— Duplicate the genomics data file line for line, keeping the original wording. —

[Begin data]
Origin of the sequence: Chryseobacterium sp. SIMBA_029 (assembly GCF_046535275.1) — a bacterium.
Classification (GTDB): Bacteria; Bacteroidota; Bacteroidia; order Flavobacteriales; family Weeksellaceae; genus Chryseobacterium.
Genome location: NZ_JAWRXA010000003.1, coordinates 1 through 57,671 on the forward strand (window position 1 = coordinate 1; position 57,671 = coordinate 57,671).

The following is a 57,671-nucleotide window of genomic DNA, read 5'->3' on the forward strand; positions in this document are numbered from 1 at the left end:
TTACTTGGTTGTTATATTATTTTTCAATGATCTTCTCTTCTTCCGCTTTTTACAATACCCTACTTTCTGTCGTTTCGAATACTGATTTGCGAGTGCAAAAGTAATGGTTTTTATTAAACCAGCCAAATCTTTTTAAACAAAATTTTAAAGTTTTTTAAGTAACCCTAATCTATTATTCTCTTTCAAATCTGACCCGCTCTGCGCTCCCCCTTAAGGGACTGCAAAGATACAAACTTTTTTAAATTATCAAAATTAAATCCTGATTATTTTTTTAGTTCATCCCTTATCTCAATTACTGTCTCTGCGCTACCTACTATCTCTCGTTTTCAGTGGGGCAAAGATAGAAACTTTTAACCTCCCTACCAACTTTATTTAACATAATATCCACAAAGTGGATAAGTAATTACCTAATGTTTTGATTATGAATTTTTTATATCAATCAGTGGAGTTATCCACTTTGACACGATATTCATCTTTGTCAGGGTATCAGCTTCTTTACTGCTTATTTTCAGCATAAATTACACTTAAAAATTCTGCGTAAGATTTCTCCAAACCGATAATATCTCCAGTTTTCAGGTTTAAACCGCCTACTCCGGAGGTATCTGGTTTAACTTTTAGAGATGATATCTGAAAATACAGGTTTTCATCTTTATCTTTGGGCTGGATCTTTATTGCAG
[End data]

Origin of the sequence: Chryseobacterium sp. SIMBA_029 (assembly GCF_046535275.1) — a bacterium.
Classification (GTDB): Bacteria; Bacteroidota; Bacteroidia; order Flavobacteriales; family Weeksellaceae; genus Chryseobacterium.
Genome location: NZ_JAWRXA010000003.1, coordinates 1 through 57,671 on the forward strand (window position 1 = coordinate 1; position 57,671 = coordinate 57,671).

The following is a 57,671-nucleotide window of genomic DNA, read 5'->3' on the forward strand; positions in this document are numbered from 1 at the left end:
TTACTTGGTTGTTATATTATTTTTCAATGATCTTCTCTTCTTCCGCTTTTTACAATACCCTACTTTCTGTCGTTTCGAATACTGATTTGCGAGTGCAAAAGTAATGGTTTTTATTAAACCAGCCAAATCTTTTTAAACAAAATTTTAAAGTTTTTTAAGTAACCCTAATCTATTATTCTCTTTCAAATCTGACCCGCTCTGCGCTCCCCCTTAAGGGACTGCAAAGATACAAACTTTTTTAAATTATCAAAATTAAATCCTGATTATTTTTTTAGTTCATCCCTTATCTCAATTACTGTCTCTGCGCTACCTACTATCTCTCGTTTTCAGTGGGGCAAAGATAGAAACTTTTAACCTCCCTACCAACTTTATTTAACATAATATCCACAAAGTGGATAAGTAATTACCTAATGTTTTGATTATGAATTTTTTATATCAATCAGTGGAGTTATCCACTTTGACACGATATTCATCTTTGTCAGGGTATCAGCTTCTTTACTGCTTATTTTCAGCATAAATTACACTTAAAAATTCTGCGTAAGATTTCTCCAAACCGATAATATCTCCAGTTTTCAGGTTTAAACCGCCTACTCCGGAGGTATCTGGTTTAACTTTTAGAGATGATATCTGAAAATACAGGTTTTCATCTTTATCTTTGGGCTGGATCTTTATTGCAG